USED & REVIEWED Special Section

Posted On 28 May 2024
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This entry is part 16 of 25 in the series AusMotorcyclist Issue#33


I have seen many things in this life,but few have been more sad-yet hilarious than a road tester, out on a long ride, who discovers that the brand-new gear he is testing… doesn’t work. It has been somewhat less hilarious when I am the person around whom a supposed top-of-the-line riding suit disintegrates, of course. Or when the “waterproof” boots fill with rain and the gloves stain my hands with an evil and probably carcinogenic blue-black dye… and yes, all of that has happened.

So these days when I go on a longer trip like the recent two week run through the Balkans, I pack a mixture of proven old and promising new gear. I’ve been there, done that with dud gear so that’s my prerogative, I reckon. As it happens, nothing I’ve mentioned below was absolutely new – so don’t be surprised if you find that I was happy with it all!

Well, almost.

Oh, I have not included prices, because I’ve had a lot of this stuff for a long time and prices vary. So if you’re interested in pursuing any of it, talk to a dealer.

The Bear on the mainland highway with the island of Pag in the background. (Photo Primož Bric)


After finding that the chin piece of the previous helmet in this series pressed on my chin at speed, I was pleased with the extra space in the N44. No morechin pressure. It also offers outstanding vision with its wide cutout and large visor. And the people you encounter can see you smiling! The visor is Pinlock-ready, but ventilation was good enough so I don’t think I’d need it. The helmet is not as quiet as it could be, but that varies with bikes; it is very light and I found it comfortable at all speeds. The helmet is also convertible to any one of 5 variations; I was happy with the full face/visor configuration.


Superseded by the “Tourshell” some years ago, this suit is one of the oldest I still have hanging in the garage. The reason is simple – it is near as damn perfect.

Good both in hot and cold weather, as well as wet and dry, the Comfort Shell is well named. It’s pleasant to not have to put on a rain suit when the heavens open. I just wore jocks and a T-shirt under it and found it coped with temperatures from 35 down to 6. Any lower than that and you would want to add long underwear. The suit has survived extremely well, and looks almost new. To keep it that way I just take the EC protectors out and put it in the washing machine.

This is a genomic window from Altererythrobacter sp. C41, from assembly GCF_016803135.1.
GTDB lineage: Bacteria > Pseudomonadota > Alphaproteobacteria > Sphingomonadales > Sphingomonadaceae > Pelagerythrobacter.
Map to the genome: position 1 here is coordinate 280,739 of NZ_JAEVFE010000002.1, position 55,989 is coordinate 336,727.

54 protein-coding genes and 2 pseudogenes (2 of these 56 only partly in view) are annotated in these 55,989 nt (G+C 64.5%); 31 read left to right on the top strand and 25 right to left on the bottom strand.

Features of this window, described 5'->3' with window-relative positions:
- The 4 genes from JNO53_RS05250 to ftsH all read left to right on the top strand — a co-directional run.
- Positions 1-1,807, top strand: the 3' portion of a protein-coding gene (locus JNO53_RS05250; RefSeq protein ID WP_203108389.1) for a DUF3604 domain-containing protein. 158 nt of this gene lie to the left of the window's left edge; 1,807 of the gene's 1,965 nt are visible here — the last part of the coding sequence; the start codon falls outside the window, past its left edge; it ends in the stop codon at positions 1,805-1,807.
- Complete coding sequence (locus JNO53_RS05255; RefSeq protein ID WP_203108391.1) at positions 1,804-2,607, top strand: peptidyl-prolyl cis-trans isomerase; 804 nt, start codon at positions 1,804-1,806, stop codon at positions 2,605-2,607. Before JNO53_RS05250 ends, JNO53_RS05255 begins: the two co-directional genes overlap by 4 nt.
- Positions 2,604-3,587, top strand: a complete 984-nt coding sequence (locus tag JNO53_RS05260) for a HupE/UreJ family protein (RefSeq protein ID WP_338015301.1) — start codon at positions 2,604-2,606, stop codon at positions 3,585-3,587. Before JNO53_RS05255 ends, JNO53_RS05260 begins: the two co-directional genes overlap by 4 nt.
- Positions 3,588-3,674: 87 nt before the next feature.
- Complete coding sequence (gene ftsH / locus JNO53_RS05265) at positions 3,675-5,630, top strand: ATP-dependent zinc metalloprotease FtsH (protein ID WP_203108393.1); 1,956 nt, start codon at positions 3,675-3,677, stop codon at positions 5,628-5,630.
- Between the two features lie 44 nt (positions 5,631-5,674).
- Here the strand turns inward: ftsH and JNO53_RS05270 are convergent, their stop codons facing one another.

Well and truly worn, and in fact due for replacement, these gloves with their carbon fibre (?) knuckle protectors did a terrific job once again. I hardly know I’m wearing them, but they definitely provide some kind of subconscious reassurance of safety. They are summer gloves, but will do in somewhat cooler weather. I can’t remember the name but Triumph no longer offers these anyway. I suspect you will be able to find something similar in their range.


Looking somewhat gentlemanly in cool black, these gloves also have hard knuckle guards, but they are concealed under the fabric.

The gloves fit over or under jacket sleeves, so they’re almost gauntlets. They are not waterproof, but it takes a long time for rain to penetrate. When it does, though, watch out – all of a sudden, they’re sodden! A good choice in light or intermittent rain, and temperatures from warm to cold.


I wear these jeans quite often on my way to work. Their safety features, which include abrasion resistance for 7.45 seconds and CE hip and knee armour, make them a good choice at any time, although they do look a bit bulky. You have some choice where to place the armour, so you should be able to get its location just right for yourself.